Parveen Rafiq closed her hands around the neck of her youngest daughter, Zeenat, and squeezed and squeezed until the girl was almost dead.
Then, in the tiny apartment where the family lived, she doused the 18-year-old with kerosene and set her on fire.
Neighbours saw the smoke and rushed to the home.
Someone inside, apparently one of Rafiq’s daughters-in-law, was screaming, “Help her! Help!”
But the door was bolted from within. Moments later, they heard Rafiq scream from her rooftop: “I have killed my daughter. I have saved my honour. She will never shame me again.”
Zeenat’s crime was marrying a childhood friend she loved, defying her widowed mother’s pressure for an arranged marriage and, in the mind of her mother and many of her neighbours, tarnishing her family’s honour.
Her macabre death on June 8 in the eastern city of Lahore was the latest in a series of increasingly gruesome “honour killings” in Pakistan, a country with one of the highest rates of such killings in the world.
In one case, a mother slit the throat of her pregnant daughter who had married a man she loved.
In yet another, a jilted suitor doused a teenage girl with kerosene and set her on fire.
In the city of Abbottabad, a teenage girl was tortured, injected with poison, and then strapped to the seat of a vehicle, doused with gasoline and set on fire.
Her crime was helping a friend elope.
A jirga, or council of local elders, ordered her killing and dictated the manner of her death.
The vehicle was parked in a public place, outside a bus stop as a message to others.
The brutality and rapid succession of killings horrified many Pakistanis.
The numbers of such killings have climbed in lockstep with their sometimes-public spectacle.
Last year, three people a day were killed in “honour” crimes in Pakistan: A total of 1,096 women and 88 men, according to the independent Human Rights Commission of Pakistan.
In 2014, the number was 1,005 women, including 82 children, up from 869 women killed a year earlier.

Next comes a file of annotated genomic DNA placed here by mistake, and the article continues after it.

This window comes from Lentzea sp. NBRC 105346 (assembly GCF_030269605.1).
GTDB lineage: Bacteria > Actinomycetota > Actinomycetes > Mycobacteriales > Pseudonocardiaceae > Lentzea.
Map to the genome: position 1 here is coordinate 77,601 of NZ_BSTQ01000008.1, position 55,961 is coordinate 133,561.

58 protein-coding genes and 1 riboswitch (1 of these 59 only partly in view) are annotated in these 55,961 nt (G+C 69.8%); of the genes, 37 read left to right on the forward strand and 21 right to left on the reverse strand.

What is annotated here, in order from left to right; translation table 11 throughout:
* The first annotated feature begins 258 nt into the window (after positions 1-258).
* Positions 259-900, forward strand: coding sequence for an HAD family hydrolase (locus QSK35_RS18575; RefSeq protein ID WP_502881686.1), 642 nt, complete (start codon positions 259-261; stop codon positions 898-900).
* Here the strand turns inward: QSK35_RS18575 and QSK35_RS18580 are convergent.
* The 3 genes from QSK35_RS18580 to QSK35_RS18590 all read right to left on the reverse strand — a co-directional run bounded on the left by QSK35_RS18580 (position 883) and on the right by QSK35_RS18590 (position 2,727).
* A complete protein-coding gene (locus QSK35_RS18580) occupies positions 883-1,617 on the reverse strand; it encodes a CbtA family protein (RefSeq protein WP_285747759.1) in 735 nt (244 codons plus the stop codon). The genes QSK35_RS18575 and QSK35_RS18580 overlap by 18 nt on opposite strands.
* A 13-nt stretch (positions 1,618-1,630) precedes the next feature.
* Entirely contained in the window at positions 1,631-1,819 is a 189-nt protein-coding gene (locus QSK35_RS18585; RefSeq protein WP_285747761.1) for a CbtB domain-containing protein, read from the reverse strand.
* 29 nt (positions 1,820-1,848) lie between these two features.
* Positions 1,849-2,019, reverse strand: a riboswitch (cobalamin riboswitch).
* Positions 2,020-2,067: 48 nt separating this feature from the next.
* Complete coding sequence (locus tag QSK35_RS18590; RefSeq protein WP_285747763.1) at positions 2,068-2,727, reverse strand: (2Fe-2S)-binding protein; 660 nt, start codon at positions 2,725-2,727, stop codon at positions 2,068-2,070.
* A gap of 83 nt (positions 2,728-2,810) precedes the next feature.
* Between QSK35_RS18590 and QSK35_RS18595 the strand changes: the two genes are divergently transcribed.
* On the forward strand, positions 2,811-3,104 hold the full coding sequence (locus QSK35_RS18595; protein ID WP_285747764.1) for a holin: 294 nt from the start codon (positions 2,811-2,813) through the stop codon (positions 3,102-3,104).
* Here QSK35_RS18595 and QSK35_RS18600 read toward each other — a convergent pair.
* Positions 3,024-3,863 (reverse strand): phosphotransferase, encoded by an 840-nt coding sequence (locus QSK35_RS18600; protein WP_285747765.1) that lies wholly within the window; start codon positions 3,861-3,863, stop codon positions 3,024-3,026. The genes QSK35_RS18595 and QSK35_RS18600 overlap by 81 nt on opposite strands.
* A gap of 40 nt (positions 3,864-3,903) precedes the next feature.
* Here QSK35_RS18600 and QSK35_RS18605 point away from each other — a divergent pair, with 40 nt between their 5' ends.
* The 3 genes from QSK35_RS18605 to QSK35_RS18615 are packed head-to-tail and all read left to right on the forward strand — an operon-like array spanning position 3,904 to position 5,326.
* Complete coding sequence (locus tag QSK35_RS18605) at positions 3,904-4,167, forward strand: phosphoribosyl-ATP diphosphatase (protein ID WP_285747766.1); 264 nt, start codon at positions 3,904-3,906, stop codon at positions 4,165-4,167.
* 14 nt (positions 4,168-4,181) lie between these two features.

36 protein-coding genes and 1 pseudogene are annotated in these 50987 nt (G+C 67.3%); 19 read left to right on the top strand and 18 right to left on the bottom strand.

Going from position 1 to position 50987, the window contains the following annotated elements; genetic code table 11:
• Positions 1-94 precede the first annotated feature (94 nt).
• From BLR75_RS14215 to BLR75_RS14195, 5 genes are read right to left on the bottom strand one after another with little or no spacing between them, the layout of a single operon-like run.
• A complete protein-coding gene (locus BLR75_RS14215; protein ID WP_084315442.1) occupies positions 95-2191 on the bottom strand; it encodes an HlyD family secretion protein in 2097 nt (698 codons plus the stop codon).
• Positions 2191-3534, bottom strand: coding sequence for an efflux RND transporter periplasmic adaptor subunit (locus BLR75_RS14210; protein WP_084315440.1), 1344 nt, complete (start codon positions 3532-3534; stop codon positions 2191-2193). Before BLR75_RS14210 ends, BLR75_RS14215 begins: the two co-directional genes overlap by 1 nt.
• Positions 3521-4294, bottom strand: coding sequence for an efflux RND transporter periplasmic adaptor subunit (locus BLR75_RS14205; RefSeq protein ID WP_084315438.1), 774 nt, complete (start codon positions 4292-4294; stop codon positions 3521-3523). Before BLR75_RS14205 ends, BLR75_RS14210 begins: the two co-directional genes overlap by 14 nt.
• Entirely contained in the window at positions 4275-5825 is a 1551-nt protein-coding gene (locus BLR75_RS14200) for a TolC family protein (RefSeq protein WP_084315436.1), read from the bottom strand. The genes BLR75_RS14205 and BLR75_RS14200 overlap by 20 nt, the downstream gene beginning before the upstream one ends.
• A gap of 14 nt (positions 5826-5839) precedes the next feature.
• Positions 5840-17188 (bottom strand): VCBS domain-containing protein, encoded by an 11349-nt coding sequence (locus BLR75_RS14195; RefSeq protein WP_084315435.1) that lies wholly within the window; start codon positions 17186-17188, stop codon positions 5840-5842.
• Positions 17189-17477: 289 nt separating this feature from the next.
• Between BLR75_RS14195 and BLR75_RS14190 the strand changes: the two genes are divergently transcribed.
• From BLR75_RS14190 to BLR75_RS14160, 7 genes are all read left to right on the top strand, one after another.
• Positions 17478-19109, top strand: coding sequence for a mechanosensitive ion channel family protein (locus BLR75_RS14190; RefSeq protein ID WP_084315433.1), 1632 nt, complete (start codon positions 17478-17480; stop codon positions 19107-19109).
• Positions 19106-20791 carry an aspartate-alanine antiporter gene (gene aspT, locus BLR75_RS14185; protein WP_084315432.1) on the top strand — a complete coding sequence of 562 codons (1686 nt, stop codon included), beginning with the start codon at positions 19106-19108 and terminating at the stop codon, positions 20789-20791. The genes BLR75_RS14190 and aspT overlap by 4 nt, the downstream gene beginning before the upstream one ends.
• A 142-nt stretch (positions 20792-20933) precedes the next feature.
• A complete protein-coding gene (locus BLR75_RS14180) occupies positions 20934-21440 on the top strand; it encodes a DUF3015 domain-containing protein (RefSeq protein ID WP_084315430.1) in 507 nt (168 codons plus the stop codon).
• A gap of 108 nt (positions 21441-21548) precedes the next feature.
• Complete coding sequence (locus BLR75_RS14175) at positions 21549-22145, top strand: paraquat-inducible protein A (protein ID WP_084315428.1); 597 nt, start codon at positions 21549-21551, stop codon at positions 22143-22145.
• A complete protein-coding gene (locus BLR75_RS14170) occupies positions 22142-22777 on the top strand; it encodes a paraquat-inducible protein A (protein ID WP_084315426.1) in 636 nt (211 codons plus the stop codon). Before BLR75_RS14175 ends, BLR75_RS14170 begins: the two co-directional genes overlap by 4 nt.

The true numbers are believed to be higher, with many cases going unreported, activists say.
Some human rights and women’s rights activists believe honour killings have been inching up and showing greater brutality as the older generation tries to dig in against creeping change.
Over the years, more women have been going to school and working outside the home, even among lower and lower middle class, and use of social media has helped women raise their voices.
“The old order of misogyny and extremism is falling apart, is really crumbling,” says Marvi Sermid, a political commentator and women’s rights activist.
Conservative Muslim clerics are furious over the creeping change and are fighting back with regressive changes targeting women, she said.
The changes are a serious challenge to the status quo in Pakistan, where centuries of tradition and culture have tied the idea of a woman as a pristine and untouched commodity to a family’s honour.
Deeply conservative traditions have been further strengthened by decades of governments and military dictators who have often curried the support of religious hard-liners with legislation enshrining the old ways.
But more than 70 % of Pakistan’s 180m people are under 30, and among the younger, more tech-savvy generation, some are vocally challenging the traditions of their elders to an unprecedented degree.
Salman Akram Raja, a lawyer, said the young are pushing traditional boundaries even if the state is lagging behind and even if the conservative old guard is lashing back.
“I don’t think this archaic order will win,” Raja said.
“But it is going to go down violently.”
For months, neighbours said, Zeenat’s mother had complained about her two elder daughters, who had married men of their own choice.
Zeenat was her last chance to save her honour.
She planned an arranged marriage for Zeenat with a member of their own social caste, the Rajput, which traces its origin to the Indian subcontinent and is said to be descended from kings.
But Zeenat had her heart set on a young motorcycle mechanic named Hassan Khan.
They had met when she was 12 and he was 14 and quickly became playmates.
They lived about two blocks apart in Changi Amar Sadhu, a crowded Lahore shantytown where electrical wires and phone lines crisscross overhead in a crazy jumble that obscures the sky.
As they grew older, friendship became romance.
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